SXSW: How to build an army of brand advocates
Virgin America, WWF and Change.org discuss advocacy vs. advertising
Mar 16, 2015 09:55:00 AM | Article | Sarah Shearman
Brands need to engage with consumers "intimately," rather than "shouting" at them, if they want to build an army of brand advocates, according to Terry Macko, SVP of marketing and communications for World Wildlife Fund.
Speaking on a panel at SXSW Interactive today about the power of brand advocacy, Macko said consumers, rather than brands, should be the ones "shouting back at us and telling their stories."
The panel, which included Abby Lunardini, vice president of brand marketing and communications at Virgin America, and Amanda Levy, vice president of business development at the campaigning site Change.org, discussed how brands are employing the tactics of social movements to build brand loyalty.
"In the past, brands always had big microphones, and we used to be a recipient of their messages," said Levy, "and that has completely flopped on its head."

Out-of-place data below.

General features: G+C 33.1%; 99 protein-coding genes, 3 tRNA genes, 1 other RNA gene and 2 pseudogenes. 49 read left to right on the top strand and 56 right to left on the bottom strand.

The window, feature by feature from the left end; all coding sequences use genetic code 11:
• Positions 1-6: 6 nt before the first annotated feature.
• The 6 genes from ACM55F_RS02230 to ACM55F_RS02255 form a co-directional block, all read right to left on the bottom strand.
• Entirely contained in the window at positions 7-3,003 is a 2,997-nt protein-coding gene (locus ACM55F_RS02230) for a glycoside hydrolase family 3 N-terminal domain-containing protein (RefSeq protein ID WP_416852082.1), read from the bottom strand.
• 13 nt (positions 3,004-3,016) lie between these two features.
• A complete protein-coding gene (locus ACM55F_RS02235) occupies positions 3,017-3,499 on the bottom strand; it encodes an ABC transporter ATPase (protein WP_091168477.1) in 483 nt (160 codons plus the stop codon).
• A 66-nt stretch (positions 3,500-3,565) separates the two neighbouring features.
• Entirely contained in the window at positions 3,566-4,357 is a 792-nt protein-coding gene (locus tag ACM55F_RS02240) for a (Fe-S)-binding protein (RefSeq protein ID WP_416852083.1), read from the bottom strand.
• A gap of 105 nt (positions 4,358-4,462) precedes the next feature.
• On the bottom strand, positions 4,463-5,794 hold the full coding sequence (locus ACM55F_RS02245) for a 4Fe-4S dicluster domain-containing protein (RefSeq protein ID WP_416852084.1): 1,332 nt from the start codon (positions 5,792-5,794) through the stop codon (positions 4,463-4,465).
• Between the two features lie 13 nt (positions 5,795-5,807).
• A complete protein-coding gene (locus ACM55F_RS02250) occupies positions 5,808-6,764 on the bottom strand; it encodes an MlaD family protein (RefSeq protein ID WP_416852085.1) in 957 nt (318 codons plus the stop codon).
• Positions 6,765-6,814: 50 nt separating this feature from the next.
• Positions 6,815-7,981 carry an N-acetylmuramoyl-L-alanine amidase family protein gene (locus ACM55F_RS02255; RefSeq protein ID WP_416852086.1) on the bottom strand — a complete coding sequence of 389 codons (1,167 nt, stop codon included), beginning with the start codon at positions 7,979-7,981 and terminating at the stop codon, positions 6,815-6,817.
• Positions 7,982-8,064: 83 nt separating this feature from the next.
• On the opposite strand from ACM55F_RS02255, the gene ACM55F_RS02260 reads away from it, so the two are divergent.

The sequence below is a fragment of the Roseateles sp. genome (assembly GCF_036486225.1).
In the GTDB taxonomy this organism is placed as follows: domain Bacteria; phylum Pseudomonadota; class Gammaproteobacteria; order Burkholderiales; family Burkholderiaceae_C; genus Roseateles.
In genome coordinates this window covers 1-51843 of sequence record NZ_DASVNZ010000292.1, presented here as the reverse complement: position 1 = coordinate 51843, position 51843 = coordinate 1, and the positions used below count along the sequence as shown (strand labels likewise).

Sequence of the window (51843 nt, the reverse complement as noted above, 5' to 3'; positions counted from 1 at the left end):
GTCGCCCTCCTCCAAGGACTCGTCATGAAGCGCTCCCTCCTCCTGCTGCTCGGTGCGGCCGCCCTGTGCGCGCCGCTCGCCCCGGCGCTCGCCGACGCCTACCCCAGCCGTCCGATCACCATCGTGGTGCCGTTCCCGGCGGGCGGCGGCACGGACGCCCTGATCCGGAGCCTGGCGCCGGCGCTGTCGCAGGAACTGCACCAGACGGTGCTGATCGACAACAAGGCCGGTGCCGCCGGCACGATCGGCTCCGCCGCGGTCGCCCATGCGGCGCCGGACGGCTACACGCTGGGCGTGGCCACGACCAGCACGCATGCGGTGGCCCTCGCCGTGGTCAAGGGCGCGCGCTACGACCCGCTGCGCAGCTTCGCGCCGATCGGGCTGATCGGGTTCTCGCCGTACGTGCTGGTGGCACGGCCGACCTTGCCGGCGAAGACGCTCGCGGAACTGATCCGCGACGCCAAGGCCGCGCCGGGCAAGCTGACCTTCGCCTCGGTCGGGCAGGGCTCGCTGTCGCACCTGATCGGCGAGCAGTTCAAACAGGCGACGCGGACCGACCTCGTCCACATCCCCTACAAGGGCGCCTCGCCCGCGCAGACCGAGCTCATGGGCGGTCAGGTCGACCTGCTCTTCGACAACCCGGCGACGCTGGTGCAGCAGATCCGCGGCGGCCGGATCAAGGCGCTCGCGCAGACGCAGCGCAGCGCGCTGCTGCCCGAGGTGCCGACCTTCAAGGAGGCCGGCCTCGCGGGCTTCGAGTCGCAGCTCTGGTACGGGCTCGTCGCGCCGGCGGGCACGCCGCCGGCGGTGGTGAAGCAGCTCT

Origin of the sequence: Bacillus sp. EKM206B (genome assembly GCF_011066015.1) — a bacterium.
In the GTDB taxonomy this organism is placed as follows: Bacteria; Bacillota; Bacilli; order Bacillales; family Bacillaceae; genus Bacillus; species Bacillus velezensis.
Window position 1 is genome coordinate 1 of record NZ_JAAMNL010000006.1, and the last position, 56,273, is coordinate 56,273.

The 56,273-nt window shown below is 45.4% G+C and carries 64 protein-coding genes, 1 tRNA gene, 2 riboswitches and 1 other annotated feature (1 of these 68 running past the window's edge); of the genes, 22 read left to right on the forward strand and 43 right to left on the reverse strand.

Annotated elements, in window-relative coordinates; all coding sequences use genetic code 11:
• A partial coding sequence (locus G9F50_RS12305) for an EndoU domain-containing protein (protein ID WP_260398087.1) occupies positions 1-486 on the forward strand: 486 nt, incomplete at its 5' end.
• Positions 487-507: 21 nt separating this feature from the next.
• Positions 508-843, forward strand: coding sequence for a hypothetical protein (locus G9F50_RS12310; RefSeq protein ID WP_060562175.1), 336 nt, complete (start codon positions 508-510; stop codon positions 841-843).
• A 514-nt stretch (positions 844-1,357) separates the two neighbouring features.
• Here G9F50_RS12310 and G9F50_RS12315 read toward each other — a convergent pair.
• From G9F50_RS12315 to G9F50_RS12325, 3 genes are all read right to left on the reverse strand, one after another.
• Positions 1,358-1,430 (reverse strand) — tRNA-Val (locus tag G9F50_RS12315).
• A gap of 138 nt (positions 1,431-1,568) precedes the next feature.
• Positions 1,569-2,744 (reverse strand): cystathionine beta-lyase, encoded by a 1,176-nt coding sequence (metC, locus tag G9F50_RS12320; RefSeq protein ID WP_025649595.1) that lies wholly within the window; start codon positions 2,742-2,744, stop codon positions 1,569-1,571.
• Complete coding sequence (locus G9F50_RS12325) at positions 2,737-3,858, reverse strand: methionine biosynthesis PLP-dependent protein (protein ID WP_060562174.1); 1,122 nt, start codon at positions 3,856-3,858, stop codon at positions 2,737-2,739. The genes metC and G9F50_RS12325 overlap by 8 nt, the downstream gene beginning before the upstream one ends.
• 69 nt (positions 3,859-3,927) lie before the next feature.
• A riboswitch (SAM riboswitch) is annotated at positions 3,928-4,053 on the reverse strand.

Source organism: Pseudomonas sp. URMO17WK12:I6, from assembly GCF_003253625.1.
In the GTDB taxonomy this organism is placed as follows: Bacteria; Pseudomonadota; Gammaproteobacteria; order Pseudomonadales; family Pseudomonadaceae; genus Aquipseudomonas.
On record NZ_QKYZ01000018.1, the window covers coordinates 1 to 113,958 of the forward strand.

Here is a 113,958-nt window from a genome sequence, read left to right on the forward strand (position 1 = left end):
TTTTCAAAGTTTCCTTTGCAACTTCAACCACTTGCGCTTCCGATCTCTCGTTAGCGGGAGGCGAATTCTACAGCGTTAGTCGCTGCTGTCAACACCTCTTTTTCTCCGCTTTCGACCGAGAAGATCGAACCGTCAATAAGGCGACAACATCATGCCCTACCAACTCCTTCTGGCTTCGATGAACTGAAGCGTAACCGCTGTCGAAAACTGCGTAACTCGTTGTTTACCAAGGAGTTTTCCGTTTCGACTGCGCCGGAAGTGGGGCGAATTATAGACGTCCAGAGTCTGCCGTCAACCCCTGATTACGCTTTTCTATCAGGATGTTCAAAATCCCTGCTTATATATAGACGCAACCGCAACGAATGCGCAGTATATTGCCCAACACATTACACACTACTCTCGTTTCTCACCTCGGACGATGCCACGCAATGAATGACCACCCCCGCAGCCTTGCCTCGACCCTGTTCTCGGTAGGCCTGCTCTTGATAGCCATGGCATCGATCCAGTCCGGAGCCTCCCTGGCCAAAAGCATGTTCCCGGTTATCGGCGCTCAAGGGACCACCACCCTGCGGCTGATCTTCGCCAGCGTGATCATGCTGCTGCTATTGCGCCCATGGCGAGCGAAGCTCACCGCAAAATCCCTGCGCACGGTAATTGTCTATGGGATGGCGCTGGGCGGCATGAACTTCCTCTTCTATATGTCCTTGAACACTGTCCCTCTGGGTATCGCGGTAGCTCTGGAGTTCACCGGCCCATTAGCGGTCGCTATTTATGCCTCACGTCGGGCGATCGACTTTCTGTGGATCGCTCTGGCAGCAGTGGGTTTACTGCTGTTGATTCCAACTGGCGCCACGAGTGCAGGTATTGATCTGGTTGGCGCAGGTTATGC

"Most people want to relate to a brand; engage with a brand; and most important, participate with the future of a brand they love," she said.
According to Levy, only 20% of companies engage customers in their marketing efforts. "We can’t afford to be in that 80% anymore. Somehow we have to identify rescues, create the systems and operationalize how we listen to and engage our customers as part of the conversation," she said.
Lunardini discussed how Virgin America, which is a challenger brand with a marketing budget about a fifth of the size of its competitors in the US, leveraged an army of advocates to take on a legal challenge — creating a flight route to Dallas
Virgin America did this by engaging with its frequent flyers, fans on social and Change.org, creating a movement in the city and throwing parties for supporters (during which Virgin founder Richard Branson did his first stage dive). The airline even started marketing fares from Dallas, before it had clearance to do.
She said brands must act fast and take risks. "Our competitors in Dallas [American Airlines and US Airways] could have crushed us in numbers, but they were too slow."
She also said it is vital to know your audience; thank supporters along the way; and have fun, which will get people behind a cause.
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(This article first appeared on CampaignLive.com)